Close to 300 see-through plastic fish juxtaposed over graphic photographs of torn-down mountains make up the exhibit “Troubled Waters,” running at the Art Emporium at 823 Quarrier Stuntil mid-September.
Environmental artist Nik Botkin’s display of illuminated fish swim through the exhibition space, their bellies filled with trash mostly gathered from the waterways and walkways of West Virginia. The fish types on display are all kinds found in the Kanawha River. Inside the see-through fish is a host of trash — a dental floss container, smashed cans, beer bottle tops, a condom, cigarette butts and more. The fish on the walls of the exhibit float next to photos by Paul Corbit Brown.
Brown has long documented the swath mountaintop removal process that has cut across West Virginia. Appalachia is the second most bio-diverse ecosystem on the planet and yet it is being systematically destroyed by a cheap coal extraction method called Mountain Top Removal (MTR), and blasted rock from the process is then dumped into valley fills that often bury miles of streams. Over the last 20 years, over 500 mountains have been destroyed, and Brown has documented some of the most graphic instances of MTR.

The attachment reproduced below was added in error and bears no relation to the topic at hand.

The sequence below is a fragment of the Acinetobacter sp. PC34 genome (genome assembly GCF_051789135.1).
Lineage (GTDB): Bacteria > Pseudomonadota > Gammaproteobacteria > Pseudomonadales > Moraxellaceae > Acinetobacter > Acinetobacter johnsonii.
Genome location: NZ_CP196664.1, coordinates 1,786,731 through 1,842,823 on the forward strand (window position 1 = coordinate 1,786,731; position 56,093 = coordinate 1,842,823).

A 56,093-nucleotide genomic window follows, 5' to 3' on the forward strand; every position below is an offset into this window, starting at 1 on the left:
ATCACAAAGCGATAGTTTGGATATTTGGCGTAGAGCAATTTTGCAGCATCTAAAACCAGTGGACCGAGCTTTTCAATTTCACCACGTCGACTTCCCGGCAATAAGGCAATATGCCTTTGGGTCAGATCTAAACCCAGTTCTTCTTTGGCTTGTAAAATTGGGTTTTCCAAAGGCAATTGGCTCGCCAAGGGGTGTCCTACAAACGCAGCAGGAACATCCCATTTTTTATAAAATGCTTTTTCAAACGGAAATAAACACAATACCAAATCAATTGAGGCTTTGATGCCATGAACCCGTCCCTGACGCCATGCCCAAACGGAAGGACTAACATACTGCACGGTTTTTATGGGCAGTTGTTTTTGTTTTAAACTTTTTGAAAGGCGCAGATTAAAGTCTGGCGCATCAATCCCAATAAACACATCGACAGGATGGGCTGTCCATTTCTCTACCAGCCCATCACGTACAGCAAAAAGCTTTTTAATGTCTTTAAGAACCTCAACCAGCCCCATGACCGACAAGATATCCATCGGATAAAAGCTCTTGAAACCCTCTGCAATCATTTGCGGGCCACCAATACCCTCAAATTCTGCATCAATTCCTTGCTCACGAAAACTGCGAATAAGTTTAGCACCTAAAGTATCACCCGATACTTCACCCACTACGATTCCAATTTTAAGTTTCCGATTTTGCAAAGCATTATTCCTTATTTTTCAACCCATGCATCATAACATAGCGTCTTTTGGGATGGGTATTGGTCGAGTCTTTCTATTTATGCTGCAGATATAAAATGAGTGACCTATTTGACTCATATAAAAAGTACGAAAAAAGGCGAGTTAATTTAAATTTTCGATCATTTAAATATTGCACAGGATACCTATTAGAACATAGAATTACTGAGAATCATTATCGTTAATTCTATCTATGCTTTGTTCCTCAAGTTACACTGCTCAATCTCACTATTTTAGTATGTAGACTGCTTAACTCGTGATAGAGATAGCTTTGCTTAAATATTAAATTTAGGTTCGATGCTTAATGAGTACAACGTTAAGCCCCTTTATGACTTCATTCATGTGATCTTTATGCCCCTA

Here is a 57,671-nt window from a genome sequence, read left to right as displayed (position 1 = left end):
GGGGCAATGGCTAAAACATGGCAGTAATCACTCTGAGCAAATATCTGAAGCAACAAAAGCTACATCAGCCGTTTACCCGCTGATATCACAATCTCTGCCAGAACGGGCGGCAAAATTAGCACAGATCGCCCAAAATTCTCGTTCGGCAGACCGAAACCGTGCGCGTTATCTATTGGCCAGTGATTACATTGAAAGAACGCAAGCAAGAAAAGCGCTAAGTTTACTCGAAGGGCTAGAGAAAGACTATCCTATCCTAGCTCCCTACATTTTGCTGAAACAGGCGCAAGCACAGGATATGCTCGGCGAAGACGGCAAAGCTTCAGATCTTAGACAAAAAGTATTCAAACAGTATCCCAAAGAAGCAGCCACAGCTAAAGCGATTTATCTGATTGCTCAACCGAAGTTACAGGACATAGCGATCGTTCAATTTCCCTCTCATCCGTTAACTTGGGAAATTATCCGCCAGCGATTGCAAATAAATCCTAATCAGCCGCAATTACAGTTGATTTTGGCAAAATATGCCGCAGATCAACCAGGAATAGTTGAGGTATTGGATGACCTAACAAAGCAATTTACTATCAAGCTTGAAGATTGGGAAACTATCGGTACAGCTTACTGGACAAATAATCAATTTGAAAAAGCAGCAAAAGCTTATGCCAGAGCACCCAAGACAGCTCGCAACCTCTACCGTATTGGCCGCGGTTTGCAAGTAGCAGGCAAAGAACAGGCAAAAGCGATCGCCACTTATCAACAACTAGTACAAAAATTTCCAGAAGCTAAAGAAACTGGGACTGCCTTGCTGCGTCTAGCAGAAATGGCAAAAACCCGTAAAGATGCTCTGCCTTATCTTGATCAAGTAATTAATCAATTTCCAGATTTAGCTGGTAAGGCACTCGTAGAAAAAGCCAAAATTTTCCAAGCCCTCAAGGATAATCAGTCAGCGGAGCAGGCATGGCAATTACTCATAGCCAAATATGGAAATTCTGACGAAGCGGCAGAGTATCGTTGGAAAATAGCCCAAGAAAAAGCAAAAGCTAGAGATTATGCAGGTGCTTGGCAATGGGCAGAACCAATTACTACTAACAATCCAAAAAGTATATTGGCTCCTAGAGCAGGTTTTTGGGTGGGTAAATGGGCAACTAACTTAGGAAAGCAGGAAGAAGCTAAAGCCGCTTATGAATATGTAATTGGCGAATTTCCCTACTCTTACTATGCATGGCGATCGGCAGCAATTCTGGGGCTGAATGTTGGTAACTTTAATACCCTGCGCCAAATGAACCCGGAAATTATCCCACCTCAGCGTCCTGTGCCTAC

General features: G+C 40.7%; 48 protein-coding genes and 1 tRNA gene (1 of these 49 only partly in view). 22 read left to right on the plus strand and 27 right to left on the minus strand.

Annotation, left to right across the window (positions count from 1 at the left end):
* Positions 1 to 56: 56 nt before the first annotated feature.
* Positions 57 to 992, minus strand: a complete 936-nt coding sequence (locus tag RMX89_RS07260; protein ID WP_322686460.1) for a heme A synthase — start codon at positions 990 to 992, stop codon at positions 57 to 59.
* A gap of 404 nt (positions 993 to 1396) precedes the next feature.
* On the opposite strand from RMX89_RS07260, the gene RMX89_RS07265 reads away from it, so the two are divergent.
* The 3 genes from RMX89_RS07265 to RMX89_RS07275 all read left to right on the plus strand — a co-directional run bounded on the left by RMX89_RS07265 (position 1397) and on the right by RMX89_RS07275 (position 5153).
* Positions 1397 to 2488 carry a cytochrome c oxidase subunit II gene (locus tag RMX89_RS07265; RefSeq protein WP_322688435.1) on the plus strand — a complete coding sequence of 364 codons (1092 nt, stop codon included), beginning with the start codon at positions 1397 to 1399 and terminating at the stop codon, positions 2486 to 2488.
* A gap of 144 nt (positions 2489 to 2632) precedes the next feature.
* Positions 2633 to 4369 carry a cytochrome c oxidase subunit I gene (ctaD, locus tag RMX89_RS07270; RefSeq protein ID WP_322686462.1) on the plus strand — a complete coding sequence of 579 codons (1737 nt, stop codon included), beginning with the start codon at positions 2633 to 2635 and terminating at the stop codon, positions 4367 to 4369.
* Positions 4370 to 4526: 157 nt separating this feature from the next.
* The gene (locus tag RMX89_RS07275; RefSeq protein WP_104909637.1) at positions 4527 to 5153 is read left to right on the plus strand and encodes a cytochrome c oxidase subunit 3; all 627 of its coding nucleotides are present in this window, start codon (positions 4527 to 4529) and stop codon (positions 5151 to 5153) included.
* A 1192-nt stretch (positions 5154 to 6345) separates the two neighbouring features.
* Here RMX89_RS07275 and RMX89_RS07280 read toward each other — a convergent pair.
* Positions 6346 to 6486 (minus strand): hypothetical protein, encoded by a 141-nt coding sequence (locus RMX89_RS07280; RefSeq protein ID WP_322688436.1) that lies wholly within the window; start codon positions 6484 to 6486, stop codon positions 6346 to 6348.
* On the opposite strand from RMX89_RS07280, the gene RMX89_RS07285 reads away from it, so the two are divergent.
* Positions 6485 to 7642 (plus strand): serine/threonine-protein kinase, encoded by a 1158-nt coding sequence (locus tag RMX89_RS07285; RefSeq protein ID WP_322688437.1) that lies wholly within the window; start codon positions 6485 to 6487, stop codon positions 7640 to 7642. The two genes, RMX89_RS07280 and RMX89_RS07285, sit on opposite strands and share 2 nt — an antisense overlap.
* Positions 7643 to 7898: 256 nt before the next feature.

“We didn’t want his works separate from mine. We wanted to visually give the viewer that sense of how water is, how it just flows everywhere. It’s moving into that idea of water being a cyclical entity. And what happens to the fish is happening to us — we just can’t see it immediately.”, Brown notes.